June 25, 2019 – When the outside temperature is 99+ degrees, it is tempting to crank down the AC and stay indoors. Remember that when cooling your home, every degree does count…or should we say cost! LCEC recommends setting your thermostat at 78 degrees Fahrenheit when home. Each degree below adds 8 to 12 percent to your cooling costs (which accounts for 50 to 60 percent of your electric bill during summer months). While away from your home for more than two hours, LCEC recommends setting the thermostat at 83 degrees Fahrenheit. If these recommendations send chills down your spine (and not cool, refreshing chills), consider the following tips to beat the heat without breaking the bank:
• Drink lots of water. Being hydrated helps you feel at your best.
• Dress wisely. Tank tops, shorts, flip flops. Tis the season to dress lightly!
• Battery powered fans. Power these puppies up to stay cool without affecting your energy usage.
• Take cool showers and baths. Cool water makes a world of difference when you are hot!
• Hit the pool. Jump in, cool off and burn some calories while beating the heat.
• Head for cool spots. Visit the mall, movie theater or museum for an outing in air conditioning that you are not paying for!
For more ways to save on your electric bill, visit lcec.net.
June 18, 2019 – Annoying as it can be, blinking lights or a series of momentary outages is actually a good thing! Blinking lights or momentary outages are the result of some type of disturbance that is detected on the electric system. The cause can range from an automobile accident to a squirrel, bird or tree branch. When lights blink, it is an indication that LCEC protective devices are operating properly. When something contacts an energized line, it creates a fault or short circuit. If the fault or short circuit is temporary, power is restored in the blink of an eye. Although it is a very quick process, it may cause lights to flicker and digital clocks to reset. The protective device will sometimes operate more than once to clear the line of the disturbance and avoid a prolonged outage. If the line is not cleared, it will be de-energized to protect equipment from damage and ensure safety. As much as we wish that we could control the environment and the weather, we can’t. However, we can and do work diligently to ensure reliable electricity for our customers. If these momentary blinks are driving you momentarily crazy, you might consider using electric devices that have battery backups. To learn more about LCEC’s focus on reliability, visit lcec.net.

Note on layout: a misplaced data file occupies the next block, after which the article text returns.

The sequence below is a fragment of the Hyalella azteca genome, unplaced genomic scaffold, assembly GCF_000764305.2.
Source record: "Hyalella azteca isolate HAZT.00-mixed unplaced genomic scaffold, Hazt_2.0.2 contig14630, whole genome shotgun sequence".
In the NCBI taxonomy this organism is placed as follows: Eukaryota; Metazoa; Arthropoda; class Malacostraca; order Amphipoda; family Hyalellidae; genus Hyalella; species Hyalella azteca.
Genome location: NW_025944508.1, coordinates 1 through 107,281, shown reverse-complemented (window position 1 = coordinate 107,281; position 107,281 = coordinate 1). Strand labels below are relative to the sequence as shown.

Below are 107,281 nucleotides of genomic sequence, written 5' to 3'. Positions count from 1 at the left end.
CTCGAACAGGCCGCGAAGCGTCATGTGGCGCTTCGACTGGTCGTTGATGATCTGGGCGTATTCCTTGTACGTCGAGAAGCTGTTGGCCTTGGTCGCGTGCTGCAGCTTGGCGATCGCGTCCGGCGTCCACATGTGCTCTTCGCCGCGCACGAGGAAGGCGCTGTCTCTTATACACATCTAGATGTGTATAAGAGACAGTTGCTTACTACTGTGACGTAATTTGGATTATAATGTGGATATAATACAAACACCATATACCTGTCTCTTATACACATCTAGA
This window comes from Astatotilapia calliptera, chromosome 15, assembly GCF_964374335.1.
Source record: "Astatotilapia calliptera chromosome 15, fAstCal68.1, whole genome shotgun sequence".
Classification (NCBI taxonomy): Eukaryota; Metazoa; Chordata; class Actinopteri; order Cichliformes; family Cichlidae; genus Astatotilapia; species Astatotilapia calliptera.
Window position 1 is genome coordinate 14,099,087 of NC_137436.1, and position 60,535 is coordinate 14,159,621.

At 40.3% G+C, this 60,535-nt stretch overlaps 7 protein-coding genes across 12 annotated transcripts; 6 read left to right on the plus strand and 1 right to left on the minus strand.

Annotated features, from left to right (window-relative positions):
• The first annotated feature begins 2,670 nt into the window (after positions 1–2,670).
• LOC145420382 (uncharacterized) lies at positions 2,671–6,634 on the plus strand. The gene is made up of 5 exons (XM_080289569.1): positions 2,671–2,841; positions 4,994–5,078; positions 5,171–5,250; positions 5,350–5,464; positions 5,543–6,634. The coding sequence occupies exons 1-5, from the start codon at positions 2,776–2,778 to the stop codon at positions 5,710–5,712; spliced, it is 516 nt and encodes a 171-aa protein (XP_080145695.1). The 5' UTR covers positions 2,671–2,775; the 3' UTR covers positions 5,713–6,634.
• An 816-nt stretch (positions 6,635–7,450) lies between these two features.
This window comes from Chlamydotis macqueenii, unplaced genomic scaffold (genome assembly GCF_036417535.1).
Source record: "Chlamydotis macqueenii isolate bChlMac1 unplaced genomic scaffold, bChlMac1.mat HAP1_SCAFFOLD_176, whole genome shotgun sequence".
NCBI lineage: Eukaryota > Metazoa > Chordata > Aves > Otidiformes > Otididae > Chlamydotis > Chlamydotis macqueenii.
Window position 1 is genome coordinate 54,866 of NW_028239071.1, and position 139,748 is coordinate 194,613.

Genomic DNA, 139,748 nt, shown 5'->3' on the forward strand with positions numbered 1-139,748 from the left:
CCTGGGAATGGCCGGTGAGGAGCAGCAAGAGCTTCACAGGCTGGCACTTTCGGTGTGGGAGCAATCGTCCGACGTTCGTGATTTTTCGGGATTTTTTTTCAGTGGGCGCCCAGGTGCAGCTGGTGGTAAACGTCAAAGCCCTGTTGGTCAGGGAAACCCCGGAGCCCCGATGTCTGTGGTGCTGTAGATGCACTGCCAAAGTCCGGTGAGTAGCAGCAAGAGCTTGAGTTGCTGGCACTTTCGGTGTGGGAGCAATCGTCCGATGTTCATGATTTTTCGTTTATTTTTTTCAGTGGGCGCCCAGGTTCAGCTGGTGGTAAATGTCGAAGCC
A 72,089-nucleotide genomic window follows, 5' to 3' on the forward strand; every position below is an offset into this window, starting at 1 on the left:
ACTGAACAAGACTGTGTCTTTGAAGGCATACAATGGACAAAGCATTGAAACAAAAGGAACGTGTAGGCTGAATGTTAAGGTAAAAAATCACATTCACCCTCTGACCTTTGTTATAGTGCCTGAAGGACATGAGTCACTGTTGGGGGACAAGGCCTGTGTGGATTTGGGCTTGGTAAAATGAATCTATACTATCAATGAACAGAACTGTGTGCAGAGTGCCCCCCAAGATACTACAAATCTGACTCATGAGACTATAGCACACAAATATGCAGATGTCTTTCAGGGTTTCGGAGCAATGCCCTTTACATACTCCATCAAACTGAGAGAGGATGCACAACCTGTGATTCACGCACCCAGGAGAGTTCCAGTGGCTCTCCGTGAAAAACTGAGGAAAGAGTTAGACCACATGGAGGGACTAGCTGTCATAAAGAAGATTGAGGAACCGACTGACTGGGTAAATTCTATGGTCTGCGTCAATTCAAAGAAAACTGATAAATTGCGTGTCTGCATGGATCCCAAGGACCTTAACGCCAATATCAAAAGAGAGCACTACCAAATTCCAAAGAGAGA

June 11, 2019 – We have had a very wet start to storm season. Although we all have our fingers (and toes) crossed for a calm storm season, there is no telling what might come our way. While LCEC is prepared for anything Mother Nature has to bring, we urge all residents to trim overgrown trees and branches growing near power lines. Vegetation poses a serious risk to power lines during high-wind storms. As a guideline, there should be an 8- to 10-foot clearance on either side between tree branches and power lines, and there should be a 10-foot clearance between the top of trees and the primary power line. Any branches within this range near power lines should be pruned or removed. Keep the following in mind when trimming vegetation:
• Do not remove or trim branches that are touching power lines. Touching a tree that is in contact with a power line can lead to serious injuries or death. If a tree touching a power line is burning or sparking, please contact LCEC immediately at 239-656-2300.
• When trimming or cutting trees, be sure they fall away from power lines.
• Trim dead or weak branches from the trees around the home even if they are far away from power lines. Strong winds could make these branches deadly projectiles.
If you feel uneasy trimming vegetation around your home, residents are urged to hire a licensed tree trimming company that is certified to work around power lines. At LCEC, we too utilize professional trimmers, trained in safety practices to trim trees in utility easements or trees contacting power lines. They trim trees along power lines on a regular maintenance cycle. We also respond to specific customer requests if trees in the area pose an immediate threat to safety or to the reliability of electric service. We thank all residents in advance for their vegetation efforts. Every bit of preplanning helps when it comes to storm season!
June 4, 2019 – When Mother Nature strikes, power outages can and do happen. If you or a loved one have special needs such as life support, now is the time to prepare for temporary power outages that may happen this storm season:
• Have a plan in place to ensure the continuity of any life-support needs. This may include making special arrangements to spend time with a friend or relative during an outage or using a back-up generator.
• If you use a back-up generator, please be responsible for the safe installation, use, and maintenance of any back-up power.
• Keep phone numbers of emergency response agencies, such as the hospital, fire department and police, in a convenient location, in the event emergency assistance is needed.
• Ensure that you have a back-up telephone if you use a cordless or other telephone that is dependent on electricity.
• Have a battery-powered radio on hand and a supply of fresh batteries to remain aware of news and other information.
• Keep a flashlight and extra batteries handy.
If preferred, those needing assistance can apply for special needs programs which provide shelter and transportation free of charge during Tropical Storms and/or Hurricanes. Applications can be found online according to what county you live in.
For more information on storm season safety, visit www.lcec.net.
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